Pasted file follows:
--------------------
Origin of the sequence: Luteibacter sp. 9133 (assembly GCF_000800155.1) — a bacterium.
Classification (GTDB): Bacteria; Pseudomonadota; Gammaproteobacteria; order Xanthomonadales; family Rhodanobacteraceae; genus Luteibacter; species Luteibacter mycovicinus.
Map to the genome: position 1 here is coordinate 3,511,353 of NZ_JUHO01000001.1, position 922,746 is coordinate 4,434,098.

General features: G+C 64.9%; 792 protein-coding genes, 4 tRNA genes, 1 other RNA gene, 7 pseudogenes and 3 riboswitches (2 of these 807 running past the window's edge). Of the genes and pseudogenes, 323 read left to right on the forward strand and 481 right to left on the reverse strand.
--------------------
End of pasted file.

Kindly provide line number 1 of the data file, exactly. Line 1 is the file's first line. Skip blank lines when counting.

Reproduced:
Origin of the sequence: Luteibacter sp. 9133 (assembly GCF_000800155.1) — a bacterium.